I pushed the anxious thought out of my mind with a shake of my head and thought back to the Daily Trip. Shaking off my anxious thoughts was how I found balance today! With a clear head, I continued reading my book. Anxiety Rating: 2 out of 10
6:30 a.m.: Did my yoga and then some Daily Move sequences that are supposed to help deal with traveling. Even though I’m not going anywhere, I still find it really helpful. Next is the Daily Trip and the Daily Jay.
4 p.m.: I’m home from work and I’m exhausted because Daylight Savings Time is really taking a toll on me this year! I’m so tired I don’t have any energy to make dinner. This is normally my job, mostly because I like to be in control as a way for me to handle my anxiety around food. My husband offered to make dinner tonight, which is nice, but this is already giving me some anxiety. We’ll see how it goes. Anxiety Rating: 5 out of 10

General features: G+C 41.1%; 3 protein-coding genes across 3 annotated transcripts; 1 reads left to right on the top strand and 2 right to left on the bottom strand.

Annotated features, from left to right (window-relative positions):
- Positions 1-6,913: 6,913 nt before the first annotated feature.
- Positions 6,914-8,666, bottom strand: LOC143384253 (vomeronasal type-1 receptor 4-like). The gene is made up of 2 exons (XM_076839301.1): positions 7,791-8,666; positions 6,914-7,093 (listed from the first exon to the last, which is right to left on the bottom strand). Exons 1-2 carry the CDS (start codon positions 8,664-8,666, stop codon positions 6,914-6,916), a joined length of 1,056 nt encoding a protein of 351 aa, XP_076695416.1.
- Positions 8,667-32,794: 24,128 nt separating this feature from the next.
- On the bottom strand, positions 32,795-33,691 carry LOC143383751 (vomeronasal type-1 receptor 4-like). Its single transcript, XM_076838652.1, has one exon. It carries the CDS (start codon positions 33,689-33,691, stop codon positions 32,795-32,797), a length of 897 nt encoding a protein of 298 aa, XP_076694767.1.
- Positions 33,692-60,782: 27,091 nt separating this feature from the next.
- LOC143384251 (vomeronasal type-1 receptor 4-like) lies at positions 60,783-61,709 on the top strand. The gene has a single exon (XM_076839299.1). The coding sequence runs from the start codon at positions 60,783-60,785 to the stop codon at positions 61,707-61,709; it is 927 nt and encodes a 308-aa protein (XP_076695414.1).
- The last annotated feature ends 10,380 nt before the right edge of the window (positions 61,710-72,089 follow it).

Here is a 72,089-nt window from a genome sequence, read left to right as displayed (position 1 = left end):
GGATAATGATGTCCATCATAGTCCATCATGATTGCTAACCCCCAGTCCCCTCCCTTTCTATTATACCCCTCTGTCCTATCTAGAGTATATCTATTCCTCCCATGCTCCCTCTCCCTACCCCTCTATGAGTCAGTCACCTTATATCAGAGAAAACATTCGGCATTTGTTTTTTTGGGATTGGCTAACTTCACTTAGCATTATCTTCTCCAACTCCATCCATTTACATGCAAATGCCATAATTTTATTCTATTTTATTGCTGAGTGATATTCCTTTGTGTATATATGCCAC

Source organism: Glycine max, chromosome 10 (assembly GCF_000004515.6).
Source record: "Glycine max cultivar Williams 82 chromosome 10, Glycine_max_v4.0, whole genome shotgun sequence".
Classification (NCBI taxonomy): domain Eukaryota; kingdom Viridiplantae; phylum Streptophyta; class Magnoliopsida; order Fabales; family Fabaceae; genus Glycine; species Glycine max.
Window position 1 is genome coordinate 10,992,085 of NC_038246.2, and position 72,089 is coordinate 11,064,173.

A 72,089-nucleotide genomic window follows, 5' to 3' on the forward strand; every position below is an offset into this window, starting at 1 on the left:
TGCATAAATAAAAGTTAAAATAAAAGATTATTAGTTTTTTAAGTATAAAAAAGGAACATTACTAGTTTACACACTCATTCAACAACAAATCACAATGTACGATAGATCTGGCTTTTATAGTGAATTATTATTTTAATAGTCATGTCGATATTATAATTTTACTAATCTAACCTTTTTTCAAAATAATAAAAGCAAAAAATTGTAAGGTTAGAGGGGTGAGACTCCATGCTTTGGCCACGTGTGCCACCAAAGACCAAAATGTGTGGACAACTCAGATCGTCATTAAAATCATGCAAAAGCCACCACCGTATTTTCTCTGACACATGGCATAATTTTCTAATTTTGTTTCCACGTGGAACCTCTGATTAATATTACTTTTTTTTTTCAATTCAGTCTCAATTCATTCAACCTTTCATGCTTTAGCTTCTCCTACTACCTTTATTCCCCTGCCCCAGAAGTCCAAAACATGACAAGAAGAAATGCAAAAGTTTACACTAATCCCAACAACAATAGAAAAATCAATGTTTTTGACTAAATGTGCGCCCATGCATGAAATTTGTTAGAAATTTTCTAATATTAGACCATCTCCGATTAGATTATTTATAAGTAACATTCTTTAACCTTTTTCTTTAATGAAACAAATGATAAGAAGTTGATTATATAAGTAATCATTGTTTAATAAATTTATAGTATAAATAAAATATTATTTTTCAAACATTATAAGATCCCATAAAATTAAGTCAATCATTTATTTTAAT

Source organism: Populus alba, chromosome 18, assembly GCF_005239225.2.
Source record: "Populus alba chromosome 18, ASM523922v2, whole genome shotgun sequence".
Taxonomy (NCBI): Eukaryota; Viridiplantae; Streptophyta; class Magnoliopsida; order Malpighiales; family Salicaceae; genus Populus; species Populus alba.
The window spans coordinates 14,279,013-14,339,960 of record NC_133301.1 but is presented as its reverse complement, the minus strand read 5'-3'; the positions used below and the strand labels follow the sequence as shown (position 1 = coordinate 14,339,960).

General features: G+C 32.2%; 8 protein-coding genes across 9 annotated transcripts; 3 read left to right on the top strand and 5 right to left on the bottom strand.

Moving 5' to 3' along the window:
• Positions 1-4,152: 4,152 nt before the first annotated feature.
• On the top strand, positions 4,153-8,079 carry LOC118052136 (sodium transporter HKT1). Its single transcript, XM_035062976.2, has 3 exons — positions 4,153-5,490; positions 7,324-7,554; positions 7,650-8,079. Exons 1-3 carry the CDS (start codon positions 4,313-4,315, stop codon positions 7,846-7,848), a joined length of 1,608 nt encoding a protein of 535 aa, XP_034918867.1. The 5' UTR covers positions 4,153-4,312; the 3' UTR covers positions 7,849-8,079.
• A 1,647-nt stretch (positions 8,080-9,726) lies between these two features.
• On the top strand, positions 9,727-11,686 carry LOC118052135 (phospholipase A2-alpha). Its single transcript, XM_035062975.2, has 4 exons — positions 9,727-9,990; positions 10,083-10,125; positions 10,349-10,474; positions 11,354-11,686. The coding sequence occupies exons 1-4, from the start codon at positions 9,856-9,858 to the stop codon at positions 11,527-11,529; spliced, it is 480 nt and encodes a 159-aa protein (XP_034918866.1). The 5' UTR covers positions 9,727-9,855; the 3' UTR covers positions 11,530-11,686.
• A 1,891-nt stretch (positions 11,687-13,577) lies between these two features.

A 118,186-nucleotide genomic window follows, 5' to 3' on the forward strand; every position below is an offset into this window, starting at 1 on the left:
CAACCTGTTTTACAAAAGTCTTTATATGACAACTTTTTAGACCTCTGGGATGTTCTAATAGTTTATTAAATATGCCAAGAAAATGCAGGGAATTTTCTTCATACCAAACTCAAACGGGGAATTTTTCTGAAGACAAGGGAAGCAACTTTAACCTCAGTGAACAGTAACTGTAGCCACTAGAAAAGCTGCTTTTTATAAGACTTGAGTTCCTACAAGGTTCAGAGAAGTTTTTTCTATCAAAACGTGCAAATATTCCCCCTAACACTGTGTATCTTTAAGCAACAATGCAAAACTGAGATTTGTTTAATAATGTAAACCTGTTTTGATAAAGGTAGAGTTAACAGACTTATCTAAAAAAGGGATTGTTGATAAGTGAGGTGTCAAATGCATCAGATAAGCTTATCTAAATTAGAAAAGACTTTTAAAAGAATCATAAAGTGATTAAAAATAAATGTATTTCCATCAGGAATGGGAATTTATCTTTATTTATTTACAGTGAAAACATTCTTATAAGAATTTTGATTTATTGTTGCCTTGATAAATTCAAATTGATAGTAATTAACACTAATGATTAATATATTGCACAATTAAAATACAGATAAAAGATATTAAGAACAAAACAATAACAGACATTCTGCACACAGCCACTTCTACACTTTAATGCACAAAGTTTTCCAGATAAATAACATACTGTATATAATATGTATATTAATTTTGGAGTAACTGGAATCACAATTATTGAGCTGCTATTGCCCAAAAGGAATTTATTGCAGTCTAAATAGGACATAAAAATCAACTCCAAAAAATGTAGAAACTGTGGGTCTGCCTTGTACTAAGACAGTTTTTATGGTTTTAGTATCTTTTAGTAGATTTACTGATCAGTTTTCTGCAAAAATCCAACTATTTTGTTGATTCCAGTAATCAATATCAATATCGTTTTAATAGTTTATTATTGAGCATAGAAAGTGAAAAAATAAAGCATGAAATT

6:30 p.m.: We’re not off to a great start. My husband is making a simple dinner – fish, rice and veggies – and he took the fish out of the freezer earlier than I would have. I noticed he let it sit on the counter while the oven preheated. Eek! I took a moment to take a few breaths, and told myself I’m just being irrational. My anxiety lessened quite a lot after that but was still there at a low level in the background. It’s easy for me to tell myself that I’m being irrational – the hard part is actually believing it! Anxiety Rating: 7 out of 10